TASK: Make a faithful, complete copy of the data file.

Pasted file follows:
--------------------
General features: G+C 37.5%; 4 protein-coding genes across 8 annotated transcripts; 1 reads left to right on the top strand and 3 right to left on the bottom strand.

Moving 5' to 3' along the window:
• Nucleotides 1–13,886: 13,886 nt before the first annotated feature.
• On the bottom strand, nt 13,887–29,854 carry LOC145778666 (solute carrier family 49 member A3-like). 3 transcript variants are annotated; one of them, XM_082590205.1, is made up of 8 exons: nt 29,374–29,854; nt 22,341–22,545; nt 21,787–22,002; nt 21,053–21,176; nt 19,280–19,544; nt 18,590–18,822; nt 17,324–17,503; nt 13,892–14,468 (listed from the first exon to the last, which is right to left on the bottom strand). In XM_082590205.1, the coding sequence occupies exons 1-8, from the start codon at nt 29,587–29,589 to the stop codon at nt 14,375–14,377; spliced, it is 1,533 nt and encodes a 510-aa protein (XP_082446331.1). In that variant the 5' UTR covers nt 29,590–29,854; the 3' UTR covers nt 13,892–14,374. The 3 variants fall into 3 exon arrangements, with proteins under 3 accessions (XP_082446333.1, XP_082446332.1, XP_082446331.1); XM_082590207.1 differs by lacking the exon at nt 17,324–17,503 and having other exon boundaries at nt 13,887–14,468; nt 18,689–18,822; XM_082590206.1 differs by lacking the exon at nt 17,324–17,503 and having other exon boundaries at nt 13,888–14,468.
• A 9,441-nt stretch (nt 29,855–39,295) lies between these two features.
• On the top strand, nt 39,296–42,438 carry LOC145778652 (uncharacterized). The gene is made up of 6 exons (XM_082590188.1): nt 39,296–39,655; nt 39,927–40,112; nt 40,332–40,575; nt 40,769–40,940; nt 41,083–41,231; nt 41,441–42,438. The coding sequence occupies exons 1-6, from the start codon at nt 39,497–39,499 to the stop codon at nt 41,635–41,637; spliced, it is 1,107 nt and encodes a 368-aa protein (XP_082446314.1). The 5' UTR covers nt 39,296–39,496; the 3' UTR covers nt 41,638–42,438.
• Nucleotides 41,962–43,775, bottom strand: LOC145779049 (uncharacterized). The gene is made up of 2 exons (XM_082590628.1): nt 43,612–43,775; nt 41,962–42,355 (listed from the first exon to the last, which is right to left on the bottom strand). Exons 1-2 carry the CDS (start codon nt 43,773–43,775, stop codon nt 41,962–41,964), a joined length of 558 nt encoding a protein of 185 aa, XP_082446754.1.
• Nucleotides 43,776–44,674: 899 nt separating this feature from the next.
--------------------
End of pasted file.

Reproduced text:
General features: G+C 37.5%; 4 protein-coding genes across 8 annotated transcripts; 1 reads left to right on the top strand and 3 right to left on the bottom strand.

Moving 5' to 3' along the window:
• Nucleotides 1–13,886: 13,886 nt before the first annotated feature.
• On the bottom strand, nt 13,887–29,854 carry LOC145778666 (solute carrier family 49 member A3-like). 3 transcript variants are annotated; one of them, XM_082590205.1, is made up of 8 exons: nt 29,374–29,854; nt 22,341–22,545; nt 21,787–22,002; nt 21,053–21,176; nt 19,280–19,544; nt 18,590–18,822; nt 17,324–17,503; nt 13,892–14,468 (listed from the first exon to the last, which is right to left on the bottom strand). In XM_082590205.1, the coding sequence occupies exons 1-8, from the start codon at nt 29,587–29,589 to the stop codon at nt 14,375–14,377; spliced, it is 1,533 nt and encodes a 510-aa protein (XP_082446331.1). In that variant the 5' UTR covers nt 29,590–29,854; the 3' UTR covers nt 13,892–14,374. The 3 variants fall into 3 exon arrangements, with proteins under 3 accessions (XP_082446333.1, XP_082446332.1, XP_082446331.1); XM_082590207.1 differs by lacking the exon at nt 17,324–17,503 and having other exon boundaries at nt 13,887–14,468; nt 18,689–18,822; XM_082590206.1 differs by lacking the exon at nt 17,324–17,503 and having other exon boundaries at nt 13,888–14,468.
• A 9,441-nt stretch (nt 29,855–39,295) lies between these two features.
• On the top strand, nt 39,296–42,438 carry LOC145778652 (uncharacterized). The gene is made up of 6 exons (XM_082590188.1): nt 39,296–39,655; nt 39,927–40,112; nt 40,332–40,575; nt 40,769–40,940; nt 41,083–41,231; nt 41,441–42,438. The coding sequence occupies exons 1-6, from the start codon at nt 39,497–39,499 to the stop codon at nt 41,635–41,637; spliced, it is 1,107 nt and encodes a 368-aa protein (XP_082446314.1). The 5' UTR covers nt 39,296–39,496; the 3' UTR covers nt 41,638–42,438.
• Nucleotides 41,962–43,775, bottom strand: LOC145779049 (uncharacterized). The gene is made up of 2 exons (XM_082590628.1): nt 43,612–43,775; nt 41,962–42,355 (listed from the first exon to the last, which is right to left on the bottom strand). Exons 1-2 carry the CDS (start codon nt 43,773–43,775, stop codon nt 41,962–41,964), a joined length of 558 nt encoding a protein of 185 aa, XP_082446754.1.
• Nucleotides 43,776–44,674: 899 nt separating this feature from the next.